The environmental charity Thames 21 are holding another clean up the Thames event at Erith River Front; details below:-
Erith Riverside Clean - Up
Join Thames 21 and community partners and help clean up Erith Riverside. We will be tackling debris embedded in the tidal mudflats with grapples, while volunteers can help clean the walkway and shoreline. Parental supervision is required for under 16s. All equipment is provided.
TIME: 1.15pm - 4.00pm on Saturday 9th July.
LOCATION: Riverside Gardens, Erith, meeting on the ramp near the Old Police station.
The Pound shop that has now occupied the old Wise Furnishings shop in Erith Riverside Shopping Centre looks like it will be opening in the next day or so, possibly even tomorrow morning. I have no idea what kind of stuff they will be selling, other than nothing is supposed to cost more than £1, obviously. There are posters in the windows offering free giveaways during their opening period, and some special offers too. I hope they don't get too ambitious, as there is not much money to be made on goods costing a pound, whatever the profit margins are.
I don't know if you were looking upwards yesterday afternoon, but if you were able to see the skies above London Docklands, at about 4.30pm you would have seen a Supermarine Spitfire Mk5 doing aerobatics for around ten minutes. I was at my Dad's nursing home, which is directly across the river from London City Airport. The door to the garden in his room was open, and I heard the distinctive whining growl of the supercharged Rolls - Royce Merlin V-12 aero engine. Once you have heard a Merlin, nothing else comes close. I went out into the garden to see the Spitfire perform a split S manoeuvre, before barrel rolling over the river. Awesome. I don't know what the display was in aid of, but it was great to see a piece of British history back in action.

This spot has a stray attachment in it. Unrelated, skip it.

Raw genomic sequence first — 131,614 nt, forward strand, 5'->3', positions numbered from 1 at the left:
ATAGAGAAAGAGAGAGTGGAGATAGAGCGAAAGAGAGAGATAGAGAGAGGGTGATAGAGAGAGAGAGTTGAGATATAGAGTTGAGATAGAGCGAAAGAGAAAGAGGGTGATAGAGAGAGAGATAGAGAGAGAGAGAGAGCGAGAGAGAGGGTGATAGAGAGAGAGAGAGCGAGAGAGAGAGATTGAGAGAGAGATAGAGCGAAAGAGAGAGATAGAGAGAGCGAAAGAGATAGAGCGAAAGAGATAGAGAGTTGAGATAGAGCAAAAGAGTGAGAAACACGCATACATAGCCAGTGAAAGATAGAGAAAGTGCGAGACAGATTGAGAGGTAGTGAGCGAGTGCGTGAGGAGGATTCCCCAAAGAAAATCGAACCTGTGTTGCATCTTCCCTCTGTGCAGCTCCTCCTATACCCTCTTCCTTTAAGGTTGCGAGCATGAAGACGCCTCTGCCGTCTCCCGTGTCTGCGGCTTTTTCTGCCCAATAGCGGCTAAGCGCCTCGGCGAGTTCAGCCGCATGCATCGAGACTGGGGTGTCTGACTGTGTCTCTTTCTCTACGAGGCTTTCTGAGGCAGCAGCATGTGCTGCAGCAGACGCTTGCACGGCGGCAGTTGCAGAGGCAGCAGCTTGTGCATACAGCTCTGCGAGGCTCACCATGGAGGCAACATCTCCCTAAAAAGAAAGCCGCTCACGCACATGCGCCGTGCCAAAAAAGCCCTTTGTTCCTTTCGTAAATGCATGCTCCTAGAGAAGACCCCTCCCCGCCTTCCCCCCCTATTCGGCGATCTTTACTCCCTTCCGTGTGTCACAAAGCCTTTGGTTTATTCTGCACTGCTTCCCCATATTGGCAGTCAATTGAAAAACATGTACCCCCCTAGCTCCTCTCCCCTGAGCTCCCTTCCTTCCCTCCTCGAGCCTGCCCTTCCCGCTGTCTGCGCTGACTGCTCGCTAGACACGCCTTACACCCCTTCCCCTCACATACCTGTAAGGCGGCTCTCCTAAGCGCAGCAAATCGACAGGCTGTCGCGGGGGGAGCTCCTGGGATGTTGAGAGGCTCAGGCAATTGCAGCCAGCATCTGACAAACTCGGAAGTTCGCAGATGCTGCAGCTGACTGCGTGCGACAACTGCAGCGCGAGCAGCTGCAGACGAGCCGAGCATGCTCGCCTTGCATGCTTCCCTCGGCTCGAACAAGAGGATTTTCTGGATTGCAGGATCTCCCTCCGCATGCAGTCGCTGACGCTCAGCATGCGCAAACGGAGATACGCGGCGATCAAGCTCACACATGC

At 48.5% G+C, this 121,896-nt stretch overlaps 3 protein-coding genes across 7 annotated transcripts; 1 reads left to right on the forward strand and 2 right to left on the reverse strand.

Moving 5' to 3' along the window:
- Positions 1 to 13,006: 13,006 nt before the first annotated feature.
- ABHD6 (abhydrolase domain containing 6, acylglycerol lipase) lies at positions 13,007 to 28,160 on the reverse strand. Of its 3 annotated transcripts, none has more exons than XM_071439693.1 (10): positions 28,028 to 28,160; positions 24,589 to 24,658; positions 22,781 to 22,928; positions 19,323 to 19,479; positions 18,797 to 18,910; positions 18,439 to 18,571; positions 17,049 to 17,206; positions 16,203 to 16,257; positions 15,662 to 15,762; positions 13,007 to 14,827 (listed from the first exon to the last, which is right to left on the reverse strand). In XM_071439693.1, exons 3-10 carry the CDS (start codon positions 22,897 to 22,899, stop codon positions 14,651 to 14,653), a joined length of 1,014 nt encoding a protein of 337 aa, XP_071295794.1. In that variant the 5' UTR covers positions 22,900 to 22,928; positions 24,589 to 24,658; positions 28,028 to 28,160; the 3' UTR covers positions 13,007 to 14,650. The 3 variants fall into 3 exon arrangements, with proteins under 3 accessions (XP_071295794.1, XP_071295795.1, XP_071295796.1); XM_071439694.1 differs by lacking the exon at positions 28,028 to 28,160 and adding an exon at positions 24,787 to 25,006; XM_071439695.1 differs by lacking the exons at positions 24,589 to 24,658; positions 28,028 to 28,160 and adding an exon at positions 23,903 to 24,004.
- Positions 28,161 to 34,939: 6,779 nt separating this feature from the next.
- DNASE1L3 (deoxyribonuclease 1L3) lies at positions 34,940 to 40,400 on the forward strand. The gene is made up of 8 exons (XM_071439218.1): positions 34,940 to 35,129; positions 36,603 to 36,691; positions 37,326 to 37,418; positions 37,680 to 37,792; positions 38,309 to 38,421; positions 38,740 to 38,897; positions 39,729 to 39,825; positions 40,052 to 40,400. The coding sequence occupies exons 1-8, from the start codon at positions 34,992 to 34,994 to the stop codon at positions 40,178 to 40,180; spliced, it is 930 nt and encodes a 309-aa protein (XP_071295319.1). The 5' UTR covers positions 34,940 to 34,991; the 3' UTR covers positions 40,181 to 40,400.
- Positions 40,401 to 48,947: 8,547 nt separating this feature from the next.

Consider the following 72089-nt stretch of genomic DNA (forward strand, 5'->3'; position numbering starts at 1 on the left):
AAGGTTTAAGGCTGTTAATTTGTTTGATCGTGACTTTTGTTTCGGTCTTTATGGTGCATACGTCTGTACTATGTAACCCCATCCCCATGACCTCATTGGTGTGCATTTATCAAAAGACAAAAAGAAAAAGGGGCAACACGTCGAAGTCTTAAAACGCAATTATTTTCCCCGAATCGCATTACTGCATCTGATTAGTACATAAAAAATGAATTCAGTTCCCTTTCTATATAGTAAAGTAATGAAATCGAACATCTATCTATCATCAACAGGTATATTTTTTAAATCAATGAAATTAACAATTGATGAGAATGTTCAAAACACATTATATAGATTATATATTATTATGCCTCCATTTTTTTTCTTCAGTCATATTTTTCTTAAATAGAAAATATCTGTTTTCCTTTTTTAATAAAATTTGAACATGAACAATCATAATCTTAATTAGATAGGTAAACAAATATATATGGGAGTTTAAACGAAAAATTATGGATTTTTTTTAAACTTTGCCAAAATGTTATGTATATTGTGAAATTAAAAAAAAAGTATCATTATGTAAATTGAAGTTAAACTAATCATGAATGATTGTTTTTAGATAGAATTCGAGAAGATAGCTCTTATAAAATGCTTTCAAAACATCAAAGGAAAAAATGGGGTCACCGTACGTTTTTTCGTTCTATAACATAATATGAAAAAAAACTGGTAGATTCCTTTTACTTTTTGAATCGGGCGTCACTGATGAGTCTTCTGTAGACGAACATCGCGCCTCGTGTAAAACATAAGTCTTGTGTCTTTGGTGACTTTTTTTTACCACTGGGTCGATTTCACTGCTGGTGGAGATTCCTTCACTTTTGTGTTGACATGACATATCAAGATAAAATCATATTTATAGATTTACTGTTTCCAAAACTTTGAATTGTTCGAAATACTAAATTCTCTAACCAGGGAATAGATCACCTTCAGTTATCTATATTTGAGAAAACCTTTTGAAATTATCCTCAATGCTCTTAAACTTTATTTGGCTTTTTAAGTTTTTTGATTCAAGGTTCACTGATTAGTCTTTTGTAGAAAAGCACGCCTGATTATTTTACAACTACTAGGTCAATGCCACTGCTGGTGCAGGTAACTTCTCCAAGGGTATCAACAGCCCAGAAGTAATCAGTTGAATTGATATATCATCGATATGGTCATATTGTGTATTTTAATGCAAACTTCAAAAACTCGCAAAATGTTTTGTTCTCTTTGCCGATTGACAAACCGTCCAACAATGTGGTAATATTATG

Planning permission is being sought for a business that wishes to occupy one of the vacant shop units under the residential block opposite Erith Health Centre. Planning notices have been posted locally, announcing that permission is being sought to open a family centre and cafe. I am not sure exactly what a family centre is - it could be anything from a kids' play area with a ball pit, to a video games arcade. The units in that block have been unlet for a couple of years - in fact since the place was built. I reckon the landlords will be glad of getting any tenant on site to start paying bills. So may shop units in the town centre are still empty, years after the revamped centre opened for business. I hope that the new venture is a success.
The main video clip this week is from a new Science Fiction series from Steven Spielberg. it is debuting on Sky One soon. Terra Nova is set about 150 years from the present; the human race is dying out, a victim of global warming, over population and pollution. A project is set up to allow volunteers to travel 80 million years back in time to prehistory to start over with a new and clean planet. It looks a bit like a mash up of Stargate SG-1, Jurassic Park and Primeval, with a dash of the Colonial Marines from Aliens thrown into the mix, sweetened with a huge budget. The pilot cost $16 million, and the following 13 episodes are costing in excess of $4 million each. I have absolutely no idea what the show will turn out to be like, but the production values and CGI look good (but then they should - it is from Spielberg, after all...) As always, take a look and feel free to leave a comment below. It will be moderated and published within 24 hours.